Money Never Circulates
There is no flow or circulation. In most transactions the sum of money involved is never actually mobilized, only the title to its ownership changes. Regardless of how high that statistic climbs, money spends the vast majority of its time in the form of someone’s cash holdings or balances – neither in motion nor exactly idle, but rather, always ready to be used. That is its purpose, as Mises put it,
“The service that money renders does not consist in its turnover. It consists in its being ready in cash holdings for any future use. The main deficiency of the velocity of circulation concept is that it does not start from the actions of individuals but looks at the problem from the angle of the whole economic system. This concept in itself is a vicious mode of approaching the problem of prices and purchasing power. It is assumed that, other things being equal, prices must change in proportion to the changes occurring in the total supply of money available.”
Velocity is a Statistic, It Cannot CAUSE Anything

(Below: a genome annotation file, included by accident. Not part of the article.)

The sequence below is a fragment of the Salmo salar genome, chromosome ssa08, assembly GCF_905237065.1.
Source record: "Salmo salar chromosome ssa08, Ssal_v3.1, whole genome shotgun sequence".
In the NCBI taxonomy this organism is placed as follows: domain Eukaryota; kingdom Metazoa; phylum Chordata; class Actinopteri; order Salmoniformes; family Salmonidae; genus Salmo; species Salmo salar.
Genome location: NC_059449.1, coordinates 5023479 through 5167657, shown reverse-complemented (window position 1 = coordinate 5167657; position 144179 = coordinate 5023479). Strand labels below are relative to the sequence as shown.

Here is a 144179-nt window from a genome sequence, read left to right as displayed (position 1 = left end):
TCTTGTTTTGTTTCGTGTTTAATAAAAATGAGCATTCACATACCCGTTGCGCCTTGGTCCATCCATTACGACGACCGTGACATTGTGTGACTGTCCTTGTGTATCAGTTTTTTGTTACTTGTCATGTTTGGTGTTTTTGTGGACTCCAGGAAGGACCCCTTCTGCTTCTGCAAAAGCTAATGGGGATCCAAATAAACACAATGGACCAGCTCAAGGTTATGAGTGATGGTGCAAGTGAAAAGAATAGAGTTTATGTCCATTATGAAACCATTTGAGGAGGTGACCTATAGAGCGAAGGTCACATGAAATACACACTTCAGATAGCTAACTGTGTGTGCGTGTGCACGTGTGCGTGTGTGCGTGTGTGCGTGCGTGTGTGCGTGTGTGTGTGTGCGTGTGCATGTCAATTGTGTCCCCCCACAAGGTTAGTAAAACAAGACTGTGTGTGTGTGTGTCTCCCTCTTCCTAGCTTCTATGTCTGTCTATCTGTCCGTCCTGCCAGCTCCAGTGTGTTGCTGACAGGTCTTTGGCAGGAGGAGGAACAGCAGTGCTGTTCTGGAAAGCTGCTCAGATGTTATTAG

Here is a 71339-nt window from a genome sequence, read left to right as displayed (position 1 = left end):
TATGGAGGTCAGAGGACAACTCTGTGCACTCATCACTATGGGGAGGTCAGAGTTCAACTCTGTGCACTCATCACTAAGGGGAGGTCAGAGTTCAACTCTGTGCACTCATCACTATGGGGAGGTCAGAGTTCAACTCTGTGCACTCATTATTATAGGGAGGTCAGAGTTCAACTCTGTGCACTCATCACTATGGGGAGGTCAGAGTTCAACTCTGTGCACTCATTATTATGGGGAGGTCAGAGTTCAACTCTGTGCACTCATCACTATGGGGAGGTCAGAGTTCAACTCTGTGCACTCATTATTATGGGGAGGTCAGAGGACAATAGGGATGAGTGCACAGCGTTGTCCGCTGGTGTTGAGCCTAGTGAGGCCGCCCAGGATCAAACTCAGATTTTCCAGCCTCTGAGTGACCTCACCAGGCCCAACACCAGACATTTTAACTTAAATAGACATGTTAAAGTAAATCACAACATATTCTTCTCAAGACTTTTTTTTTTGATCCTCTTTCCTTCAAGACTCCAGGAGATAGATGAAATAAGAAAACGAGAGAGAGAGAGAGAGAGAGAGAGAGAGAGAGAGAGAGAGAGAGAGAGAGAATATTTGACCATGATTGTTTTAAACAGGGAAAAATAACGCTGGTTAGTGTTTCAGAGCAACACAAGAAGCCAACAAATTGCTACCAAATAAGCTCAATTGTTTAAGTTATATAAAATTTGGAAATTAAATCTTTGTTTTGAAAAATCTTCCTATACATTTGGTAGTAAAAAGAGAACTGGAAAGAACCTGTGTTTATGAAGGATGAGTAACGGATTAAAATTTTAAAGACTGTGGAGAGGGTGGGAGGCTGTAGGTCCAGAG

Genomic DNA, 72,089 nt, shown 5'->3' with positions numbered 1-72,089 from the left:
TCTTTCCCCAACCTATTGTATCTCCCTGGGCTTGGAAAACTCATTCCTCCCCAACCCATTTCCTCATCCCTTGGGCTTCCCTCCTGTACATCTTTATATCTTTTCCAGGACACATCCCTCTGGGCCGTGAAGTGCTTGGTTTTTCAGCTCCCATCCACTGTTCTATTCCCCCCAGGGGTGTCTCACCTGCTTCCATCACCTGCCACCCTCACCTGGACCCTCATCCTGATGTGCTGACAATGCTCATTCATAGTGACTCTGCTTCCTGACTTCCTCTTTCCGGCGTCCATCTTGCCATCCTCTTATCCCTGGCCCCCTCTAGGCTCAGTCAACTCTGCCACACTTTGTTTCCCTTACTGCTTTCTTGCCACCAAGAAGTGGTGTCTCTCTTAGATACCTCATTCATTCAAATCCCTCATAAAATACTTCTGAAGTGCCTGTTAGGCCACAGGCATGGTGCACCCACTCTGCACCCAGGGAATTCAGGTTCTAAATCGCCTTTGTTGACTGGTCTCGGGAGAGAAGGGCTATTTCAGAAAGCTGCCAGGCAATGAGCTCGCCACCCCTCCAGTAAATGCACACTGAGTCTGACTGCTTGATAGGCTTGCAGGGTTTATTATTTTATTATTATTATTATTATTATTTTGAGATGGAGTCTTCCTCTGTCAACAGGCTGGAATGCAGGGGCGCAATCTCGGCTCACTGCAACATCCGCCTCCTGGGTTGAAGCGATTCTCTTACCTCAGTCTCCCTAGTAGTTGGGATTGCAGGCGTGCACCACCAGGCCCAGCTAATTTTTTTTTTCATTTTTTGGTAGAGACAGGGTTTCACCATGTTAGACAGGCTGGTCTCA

“What we have to deal with, in the so-called circulation of money, is the exchange of money against goods. Therefore V and T cannot be separated. Insofar as there is a causal relation, it is the volume of trade which determines the velocity of circulation of money rather than the other way around… the velocity of circulation of money is, so to speak, merely the velocity of circulation of goods & services looked at from the other side. If the volume of trade increases, the velocity of circulation of money, other things being equal, must increase, and vice versa.”
Changes in the velocity of circulation are clearly the effect, and not the cause, of changes in the demand for money and/or goods. The statistic has no more bearing on the value of money (its purchasing power) than the concept of “inventory turnover” has on the price of the individual units of inventory. If trade is on the rise, circulation (velocity) must rise. Individuals are expressing a demand for money in selling their wares, and the less there is, the more it must circulate or turnover.